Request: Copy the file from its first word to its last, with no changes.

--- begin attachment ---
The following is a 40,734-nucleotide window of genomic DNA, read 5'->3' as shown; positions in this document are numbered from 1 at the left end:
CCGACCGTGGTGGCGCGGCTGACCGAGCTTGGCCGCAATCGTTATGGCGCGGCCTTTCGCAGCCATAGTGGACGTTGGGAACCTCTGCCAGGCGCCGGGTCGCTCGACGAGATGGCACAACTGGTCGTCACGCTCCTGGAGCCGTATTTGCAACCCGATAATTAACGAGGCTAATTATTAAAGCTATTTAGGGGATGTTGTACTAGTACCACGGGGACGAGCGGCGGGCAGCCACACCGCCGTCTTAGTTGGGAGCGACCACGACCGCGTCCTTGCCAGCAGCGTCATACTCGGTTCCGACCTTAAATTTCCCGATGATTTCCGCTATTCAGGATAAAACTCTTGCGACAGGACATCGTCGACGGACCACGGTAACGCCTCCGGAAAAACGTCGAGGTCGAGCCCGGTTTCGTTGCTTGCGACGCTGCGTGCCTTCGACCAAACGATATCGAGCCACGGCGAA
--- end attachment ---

The following is a 40,734-nucleotide window of genomic DNA, read 5'->3' as shown; positions in this document are numbered from 1 at the left end:
CCGACCGTGGTGGCGCGGCTGACCGAGCTTGGCCGCAATCGTTATGGCGCGGCCTTTCGCAGCCATAGTGGACGTTGGGAACCTCTGCCAGGCGCCGGGTCGCTCGACGAGATGGCACAACTGGTCGTCACGCTCCTGGAGCCGTATTTGCAACCCGATAATTAACGAGGCTAATTATTAAAGCTATTTAGGGGATGTTGTACTAGTACCACGGGGACGAGCGGCGGGCAGCCACACCGCCGTCTTAGTTGGGAGCGACCACGACCGCGTCCTTGCCAGCAGCGTCATACTCGGTTCCGACCTTAAATTTCCCGATGATTTCCGCTATTCAGGATAAAACTCTTGCGACAGGACATCGTCGACGGACCACGGTAACGCCTCCGGAAAAACGTCGAGGTCGAGCCCGGTTTCGTTGCTTGCGACGCTGCGTGCCTTCGACCAAACGATATCGAGCCACGGCGAA